With rates lower than rent in some cities with a high cost of living, it’s not surprising that some people are opting to ride out the pandemic in public properties.

During a recent move, TPG Lounge member Christopher Conard booked a six-month stay at the InterContinental San Francisco for an average of $4,000 per month. Conard chose the property for its location and quality, and the cost was below market average for similar apartments in the area before calculating in the value of the points he would earn.

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Conard also told TPG that he was upgraded to a top-floor one-bedroom specialty suite for the duration of his stay — a room that typically goes for $300 a night.

Of course, hotels come with a slightly higher risk of contracting COVID because of shared air circulation and higher rates of turnover. SmarterTravel experts recommend requesting rooms that have been aired out for at least 24 hours between guests and wiping down all surfaces with disinfecting cleaner as precautions.

Related:

  • How to ward off coronavirus in your hotel room
  • The 3 things I do before every hotel stay during the pandemic
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Still, TPG Lounge member Jonah Pregulman leaned toward hotels over Airbnbs. Pregulman found a special rate for travel nurses at a Home2 Suites for $80 a night before taxes. “My Airbnb canceled on me five days before I showed up,” he told TPG, and he is still waiting on a refund. “Airbnb customer service is terrible.”

Why won’t Airbnbs drop their rates?

Home rental rates may likely remain high for some time to come based on demand. Multiple Airbnb hosts told TPG that their inquiry volumes have skyrocketed in recent months, with most requests spanning 30 to 60 days. These longer-term rentals represent less work for hosts who have less turnover between guests.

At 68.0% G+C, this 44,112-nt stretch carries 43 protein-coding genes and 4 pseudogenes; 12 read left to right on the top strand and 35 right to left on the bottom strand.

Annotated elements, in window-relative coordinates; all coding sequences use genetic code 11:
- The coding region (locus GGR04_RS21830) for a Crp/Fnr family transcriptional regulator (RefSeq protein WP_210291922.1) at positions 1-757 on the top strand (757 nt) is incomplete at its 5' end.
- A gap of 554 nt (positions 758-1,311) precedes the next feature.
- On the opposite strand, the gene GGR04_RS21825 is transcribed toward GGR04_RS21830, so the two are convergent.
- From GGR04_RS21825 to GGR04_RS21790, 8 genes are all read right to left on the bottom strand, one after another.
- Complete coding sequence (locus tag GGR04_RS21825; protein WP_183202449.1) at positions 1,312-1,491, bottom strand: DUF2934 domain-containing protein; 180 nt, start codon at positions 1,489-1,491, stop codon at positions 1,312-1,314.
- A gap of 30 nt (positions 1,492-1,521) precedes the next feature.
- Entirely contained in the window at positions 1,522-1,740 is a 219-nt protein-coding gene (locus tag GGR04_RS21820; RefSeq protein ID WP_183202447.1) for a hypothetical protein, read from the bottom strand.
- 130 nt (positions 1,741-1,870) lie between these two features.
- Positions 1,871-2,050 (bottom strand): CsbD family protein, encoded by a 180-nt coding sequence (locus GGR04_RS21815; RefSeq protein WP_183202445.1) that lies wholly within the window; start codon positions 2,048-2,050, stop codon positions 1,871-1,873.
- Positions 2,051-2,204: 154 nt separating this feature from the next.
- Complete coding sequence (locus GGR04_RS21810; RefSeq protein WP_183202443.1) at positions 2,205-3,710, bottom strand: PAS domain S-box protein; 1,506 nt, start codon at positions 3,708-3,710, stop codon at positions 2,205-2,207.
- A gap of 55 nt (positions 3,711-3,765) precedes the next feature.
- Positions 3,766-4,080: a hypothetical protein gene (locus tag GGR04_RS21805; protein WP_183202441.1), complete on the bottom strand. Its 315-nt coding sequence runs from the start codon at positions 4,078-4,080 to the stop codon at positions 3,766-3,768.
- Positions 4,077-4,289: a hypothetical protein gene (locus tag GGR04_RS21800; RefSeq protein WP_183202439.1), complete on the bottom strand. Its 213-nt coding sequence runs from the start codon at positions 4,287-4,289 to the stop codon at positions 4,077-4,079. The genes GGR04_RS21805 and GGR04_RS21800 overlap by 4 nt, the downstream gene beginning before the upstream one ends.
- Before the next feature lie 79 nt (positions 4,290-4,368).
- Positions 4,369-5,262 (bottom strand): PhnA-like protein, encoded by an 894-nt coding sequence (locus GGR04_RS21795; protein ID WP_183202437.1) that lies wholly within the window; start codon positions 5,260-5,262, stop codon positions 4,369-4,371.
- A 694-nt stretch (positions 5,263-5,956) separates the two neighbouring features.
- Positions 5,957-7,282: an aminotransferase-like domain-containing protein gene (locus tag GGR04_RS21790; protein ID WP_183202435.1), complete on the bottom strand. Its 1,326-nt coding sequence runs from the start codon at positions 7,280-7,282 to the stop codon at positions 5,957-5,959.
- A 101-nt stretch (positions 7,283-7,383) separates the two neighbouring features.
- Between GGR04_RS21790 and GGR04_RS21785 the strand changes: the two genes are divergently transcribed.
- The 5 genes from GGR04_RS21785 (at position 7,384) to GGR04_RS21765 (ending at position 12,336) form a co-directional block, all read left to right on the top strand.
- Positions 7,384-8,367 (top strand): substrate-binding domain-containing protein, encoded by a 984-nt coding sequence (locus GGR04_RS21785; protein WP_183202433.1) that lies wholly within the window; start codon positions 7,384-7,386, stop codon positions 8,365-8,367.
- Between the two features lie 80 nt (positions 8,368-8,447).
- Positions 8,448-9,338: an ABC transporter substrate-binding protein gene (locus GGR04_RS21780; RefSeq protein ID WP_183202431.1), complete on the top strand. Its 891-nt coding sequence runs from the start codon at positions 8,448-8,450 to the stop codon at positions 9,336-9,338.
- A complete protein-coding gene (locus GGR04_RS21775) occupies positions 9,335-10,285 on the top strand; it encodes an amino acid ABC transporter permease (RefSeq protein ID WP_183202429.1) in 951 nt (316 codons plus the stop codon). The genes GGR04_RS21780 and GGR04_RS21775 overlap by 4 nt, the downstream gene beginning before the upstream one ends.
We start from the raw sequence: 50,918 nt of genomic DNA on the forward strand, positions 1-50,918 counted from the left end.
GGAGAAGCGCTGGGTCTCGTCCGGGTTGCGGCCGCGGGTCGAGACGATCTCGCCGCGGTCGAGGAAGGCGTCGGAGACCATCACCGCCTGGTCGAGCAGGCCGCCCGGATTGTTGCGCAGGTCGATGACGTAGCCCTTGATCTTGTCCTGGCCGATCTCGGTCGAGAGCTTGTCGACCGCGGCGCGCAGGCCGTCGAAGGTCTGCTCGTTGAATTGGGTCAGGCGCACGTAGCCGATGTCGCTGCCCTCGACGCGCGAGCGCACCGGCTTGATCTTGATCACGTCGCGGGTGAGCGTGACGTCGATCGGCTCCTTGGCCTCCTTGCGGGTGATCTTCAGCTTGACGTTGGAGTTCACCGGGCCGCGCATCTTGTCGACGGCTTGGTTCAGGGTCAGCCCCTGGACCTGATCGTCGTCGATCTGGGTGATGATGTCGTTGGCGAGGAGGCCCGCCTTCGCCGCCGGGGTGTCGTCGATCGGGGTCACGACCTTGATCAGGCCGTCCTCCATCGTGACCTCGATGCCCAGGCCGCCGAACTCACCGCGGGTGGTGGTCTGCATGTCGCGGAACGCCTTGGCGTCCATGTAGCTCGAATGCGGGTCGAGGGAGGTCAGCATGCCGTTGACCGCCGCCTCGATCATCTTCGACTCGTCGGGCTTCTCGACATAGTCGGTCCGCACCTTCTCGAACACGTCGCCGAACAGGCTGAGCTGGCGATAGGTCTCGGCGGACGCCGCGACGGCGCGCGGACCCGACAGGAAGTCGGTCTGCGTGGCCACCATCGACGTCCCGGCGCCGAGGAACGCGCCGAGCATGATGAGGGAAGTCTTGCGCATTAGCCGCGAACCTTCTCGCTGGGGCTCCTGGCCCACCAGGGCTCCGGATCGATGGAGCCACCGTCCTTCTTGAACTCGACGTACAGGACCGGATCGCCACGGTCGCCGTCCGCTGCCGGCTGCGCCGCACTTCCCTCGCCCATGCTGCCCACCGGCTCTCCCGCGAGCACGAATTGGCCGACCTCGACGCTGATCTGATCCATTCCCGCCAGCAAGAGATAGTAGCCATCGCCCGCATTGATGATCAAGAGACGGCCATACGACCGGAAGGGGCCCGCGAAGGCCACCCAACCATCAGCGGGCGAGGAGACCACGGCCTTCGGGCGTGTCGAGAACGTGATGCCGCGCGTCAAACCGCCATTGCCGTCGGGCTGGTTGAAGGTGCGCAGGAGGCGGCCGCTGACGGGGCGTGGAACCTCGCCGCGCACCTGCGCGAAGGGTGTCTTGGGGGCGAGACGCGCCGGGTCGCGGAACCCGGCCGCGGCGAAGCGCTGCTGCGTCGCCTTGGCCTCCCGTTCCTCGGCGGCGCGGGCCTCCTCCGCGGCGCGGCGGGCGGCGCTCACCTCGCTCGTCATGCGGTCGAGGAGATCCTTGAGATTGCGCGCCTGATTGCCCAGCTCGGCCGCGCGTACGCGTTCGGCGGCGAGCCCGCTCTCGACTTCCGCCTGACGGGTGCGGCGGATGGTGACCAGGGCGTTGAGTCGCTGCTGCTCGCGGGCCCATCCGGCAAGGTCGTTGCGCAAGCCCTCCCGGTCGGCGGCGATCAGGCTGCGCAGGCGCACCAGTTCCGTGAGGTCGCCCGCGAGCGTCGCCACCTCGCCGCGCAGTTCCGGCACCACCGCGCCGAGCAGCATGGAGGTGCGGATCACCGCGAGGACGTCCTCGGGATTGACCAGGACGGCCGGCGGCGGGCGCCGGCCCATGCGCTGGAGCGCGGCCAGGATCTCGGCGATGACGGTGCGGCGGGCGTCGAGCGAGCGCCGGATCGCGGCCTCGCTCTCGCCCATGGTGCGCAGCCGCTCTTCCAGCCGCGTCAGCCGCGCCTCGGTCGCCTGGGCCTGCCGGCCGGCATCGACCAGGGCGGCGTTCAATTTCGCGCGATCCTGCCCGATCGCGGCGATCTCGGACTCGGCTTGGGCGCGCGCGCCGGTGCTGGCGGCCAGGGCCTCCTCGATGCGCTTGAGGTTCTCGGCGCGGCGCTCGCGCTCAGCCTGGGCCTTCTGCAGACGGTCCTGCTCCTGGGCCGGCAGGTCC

Meanwhile, travelers also reported that they were seeking longer-term escapes, sometimes within their own cities. “People are not booking very far in advance, but booking for longer stays for sure,” Katie Pirolt said of her recent experiences as a short-term rental host. Pirolt currently has a tenant who booked a stay from Dec. 31 through March 15.

Related: How to get a COVID test if you’re staying at an international vacation home

New York Airbnb host Courtney Dudley has had similar experiences. “We had a handful of 30-day and longer stays at our place upstate,” Dudley said, “[Our] stays are all consistently longer than pre-pandemic.”

Some locals have used the lockdown as an opportunity to remodel their homes. Max Kerwick and his wife booked longer-term rentals between March and June 2020 in order to complete a home renovation before their first baby was born. On the hosting side, Laura Harris told TPG that she had seen “far more locals booking a getaway than before the pandemic.”

A tale of six cities: Hotel rates vs. Airbnb in popular U.S. destinations

I decided to review 24 potential bookings for an early March stay to see if the data would hold up to anecdotal evidence.

For six cities, I tested four types of lodging within a 1-mile radius of a popular neighborhood, all for seven-night bookings between March 1 and March 8. All per-night prices are listed after taxes and fees: Total cost divided by seven nights, rounded to the nearest dollar.

I used Hotels.com for all hotel searches, and chose properties that belong to major chains for consistency. I also selected the lowest-price room for each hotel and booked for two adults.

For Airbnbs, I selected “entire place” and chose superhosts for all rentals, then selected the cheapest property near the comparable hotels. I chose two beds, double or larger, for two-adult rentals (no sofa beds), and one double bed or larger (sofa OK) for one-adult rentals.